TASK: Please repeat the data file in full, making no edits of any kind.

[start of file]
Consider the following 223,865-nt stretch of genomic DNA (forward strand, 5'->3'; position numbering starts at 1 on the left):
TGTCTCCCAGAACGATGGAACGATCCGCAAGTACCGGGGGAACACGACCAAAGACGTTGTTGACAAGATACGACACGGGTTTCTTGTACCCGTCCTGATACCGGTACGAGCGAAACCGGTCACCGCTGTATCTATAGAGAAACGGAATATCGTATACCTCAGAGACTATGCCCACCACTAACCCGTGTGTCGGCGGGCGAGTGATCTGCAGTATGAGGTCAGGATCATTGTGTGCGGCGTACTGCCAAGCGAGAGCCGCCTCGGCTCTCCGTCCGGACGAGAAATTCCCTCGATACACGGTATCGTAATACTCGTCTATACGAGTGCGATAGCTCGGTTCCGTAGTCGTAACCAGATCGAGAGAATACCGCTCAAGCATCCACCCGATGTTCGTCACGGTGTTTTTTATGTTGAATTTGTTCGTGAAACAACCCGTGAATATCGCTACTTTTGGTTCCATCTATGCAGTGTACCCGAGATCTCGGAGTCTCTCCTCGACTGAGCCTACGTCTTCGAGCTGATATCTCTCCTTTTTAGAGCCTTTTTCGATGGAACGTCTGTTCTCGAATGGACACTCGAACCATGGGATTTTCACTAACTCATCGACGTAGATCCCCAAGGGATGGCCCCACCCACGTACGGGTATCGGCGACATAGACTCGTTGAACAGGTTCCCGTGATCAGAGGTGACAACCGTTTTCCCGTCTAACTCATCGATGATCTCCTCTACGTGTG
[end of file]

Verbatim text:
Consider the following 223,865-nt stretch of genomic DNA (forward strand, 5'->3'; position numbering starts at 1 on the left):
TGTCTCCCAGAACGATGGAACGATCCGCAAGTACCGGGGGAACACGACCAAAGACGTTGTTGACAAGATACGACACGGGTTTCTTGTACCCGTCCTGATACCGGTACGAGCGAAACCGGTCACCGCTGTATCTATAGAGAAACGGAATATCGTATACCTCAGAGACTATGCCCACCACTAACCCGTGTGTCGGCGGGCGAGTGATCTGCAGTATGAGGTCAGGATCATTGTGTGCGGCGTACTGCCAAGCGAGAGCCGCCTCGGCTCTCCGTCCGGACGAGAAATTCCCTCGATACACGGTATCGTAATACTCGTCTATACGAGTGCGATAGCTCGGTTCCGTAGTCGTAACCAGATCGAGAGAATACCGCTCAAGCATCCACCCGATGTTCGTCACGGTGTTTTTTATGTTGAATTTGTTCGTGAAACAACCCGTGAATATCGCTACTTTTGGTTCCATCTATGCAGTGTACCCGAGATCTCGGAGTCTCTCCTCGACTGAGCCTACGTCTTCGAGCTGATATCTCTCCTTTTTAGAGCCTTTTTCGATGGAACGTCTGTTCTCGAATGGACACTCGAACCATGGGATTTTCACTAACTCATCGACGTAGATCCCCAAGGGATGGCCCCACCCACGTACGGGTATCGGCGACATAGACTCGTTGAACAGGTTCCCGTGATCAGAGGTGACAACCGTTTTCCCGTCTAACTCATCGATGATCTCCTCTACGTGTG